Lectio Divina means “Divine Reading” and is an ancient form of prayer that uses scripture passages as a basis of meditation and prayer. It has been a recommended form of Christian prayer for centuries.
Pope Benedict XVI said in 2005:
“I would like in particular to recall and recommend the ancient tradition of Lectio divina: the diligent reading of Sacred Scripture accompanied by prayer brings about that intimate dialogue in which the person reading hears God who is speaking, and in praying, responds to him with trusting openness of heart (cf. Dei Verbum, n. 25). If it is effectively promoted, this practice will bring to the Church – I am convinced of it – a new spiritual springtime.”
The FishEaters website has the best explanation of how to do Lectio Divina that I have come across. It is excellent and gives you a good history of this method of prayer as well. Most of the sites that I have seen that write about Lectio Divina try to incorporate it with Eastern forms of prayer, which are not Christian, so I was happy to find this one.
While the author of this prayer guide is a big proponent of the Douay-Rheims translation of the bible, which is the Catholic bible used until 1970, you should feel comfortable to use any Catholic bible you have. In fact, it is a good idea to own several translations to compare passages. Beside the Douay-Rheims translation, there are two other excellent translations you might want to explore: the Revised Standard Version – Catholic Edition (RSV-CE, commonly known as the Ignatius Bible) and also the Jerusalem Bible.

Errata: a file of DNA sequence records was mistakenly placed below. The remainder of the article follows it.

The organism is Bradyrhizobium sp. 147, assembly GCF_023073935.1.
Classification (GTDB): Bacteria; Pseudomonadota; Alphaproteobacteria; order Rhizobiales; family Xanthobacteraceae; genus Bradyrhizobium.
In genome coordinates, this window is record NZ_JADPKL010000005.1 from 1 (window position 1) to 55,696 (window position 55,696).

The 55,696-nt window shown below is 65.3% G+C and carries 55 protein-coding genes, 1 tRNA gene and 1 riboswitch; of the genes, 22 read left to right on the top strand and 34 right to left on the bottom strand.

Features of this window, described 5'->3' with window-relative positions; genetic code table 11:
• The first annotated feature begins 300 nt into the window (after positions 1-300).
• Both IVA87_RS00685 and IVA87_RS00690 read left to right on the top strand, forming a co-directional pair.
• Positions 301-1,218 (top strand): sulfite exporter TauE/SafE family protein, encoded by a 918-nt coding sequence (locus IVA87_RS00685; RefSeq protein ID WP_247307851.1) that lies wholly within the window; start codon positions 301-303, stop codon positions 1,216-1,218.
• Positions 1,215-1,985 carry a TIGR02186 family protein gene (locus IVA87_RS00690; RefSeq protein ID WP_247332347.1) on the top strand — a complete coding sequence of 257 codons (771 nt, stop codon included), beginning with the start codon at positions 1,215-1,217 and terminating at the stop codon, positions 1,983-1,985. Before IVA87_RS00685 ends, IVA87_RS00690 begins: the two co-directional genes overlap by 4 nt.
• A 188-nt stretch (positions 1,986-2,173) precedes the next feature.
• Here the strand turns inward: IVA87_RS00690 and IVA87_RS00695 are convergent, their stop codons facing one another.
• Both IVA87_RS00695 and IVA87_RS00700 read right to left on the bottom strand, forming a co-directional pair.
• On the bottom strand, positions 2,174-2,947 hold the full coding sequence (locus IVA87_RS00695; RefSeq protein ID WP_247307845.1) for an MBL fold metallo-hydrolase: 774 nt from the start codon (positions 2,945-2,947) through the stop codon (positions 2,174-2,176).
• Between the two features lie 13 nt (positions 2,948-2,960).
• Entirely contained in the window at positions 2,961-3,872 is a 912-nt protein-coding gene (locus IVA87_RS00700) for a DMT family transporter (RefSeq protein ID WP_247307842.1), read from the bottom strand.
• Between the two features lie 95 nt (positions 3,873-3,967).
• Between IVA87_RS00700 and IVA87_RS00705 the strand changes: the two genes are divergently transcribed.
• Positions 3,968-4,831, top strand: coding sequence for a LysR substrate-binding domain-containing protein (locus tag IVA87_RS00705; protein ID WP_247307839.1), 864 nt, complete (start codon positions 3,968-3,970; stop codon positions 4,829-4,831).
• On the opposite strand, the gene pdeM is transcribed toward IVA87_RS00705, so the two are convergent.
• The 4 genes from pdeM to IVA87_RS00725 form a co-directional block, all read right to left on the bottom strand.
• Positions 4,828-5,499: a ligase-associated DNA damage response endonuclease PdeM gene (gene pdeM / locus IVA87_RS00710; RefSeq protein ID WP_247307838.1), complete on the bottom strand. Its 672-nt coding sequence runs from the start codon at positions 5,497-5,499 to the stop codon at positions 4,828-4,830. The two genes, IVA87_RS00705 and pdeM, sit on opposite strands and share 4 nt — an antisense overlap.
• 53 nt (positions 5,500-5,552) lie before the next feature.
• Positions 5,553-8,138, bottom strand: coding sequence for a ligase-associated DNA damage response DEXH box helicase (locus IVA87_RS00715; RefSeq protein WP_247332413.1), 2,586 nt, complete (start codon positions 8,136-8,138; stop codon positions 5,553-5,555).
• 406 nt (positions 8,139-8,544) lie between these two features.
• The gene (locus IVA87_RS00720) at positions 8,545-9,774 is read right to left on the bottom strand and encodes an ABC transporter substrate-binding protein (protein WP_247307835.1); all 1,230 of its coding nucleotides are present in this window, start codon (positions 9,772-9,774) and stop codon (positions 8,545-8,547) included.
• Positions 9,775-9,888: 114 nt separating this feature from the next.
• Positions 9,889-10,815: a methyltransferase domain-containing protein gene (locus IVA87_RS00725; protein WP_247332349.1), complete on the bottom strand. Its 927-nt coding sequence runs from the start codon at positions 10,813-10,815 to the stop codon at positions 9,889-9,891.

The RSV-CE is the Bible used by some of the best and most faithful Catholic bible scholars, and is one of the most accurate translations in English. There is a new Second Edition that has a bit more modern English, as well.
A good Catholic bible commentary was recommended to help understand passages for prayer. An excellent commentary you should check out is the Navarre Bible. It is the best commentary for laymen that I know of. It comes in individual volumes of the books of the bible or in clusters of books.
Like all new things, Lectio Divina, takes a little bit of practice, but in a short time each stage will flow easily from one to another without much thought. Praying in this format will bring great peace and blessings to you and help you in your quest for closeness with God.
UPDATE: Here is a great article from the National Catholic Register about using modern technology to aid us in Lectio Divina – Wired For the Word of God: Lectio Divina in the Digital Age
and a beautiful article from a Carmelite Prior General about the Fundamental Elements of Carmelite Spirituality in which Contemplation and Lectio Divina play a major part.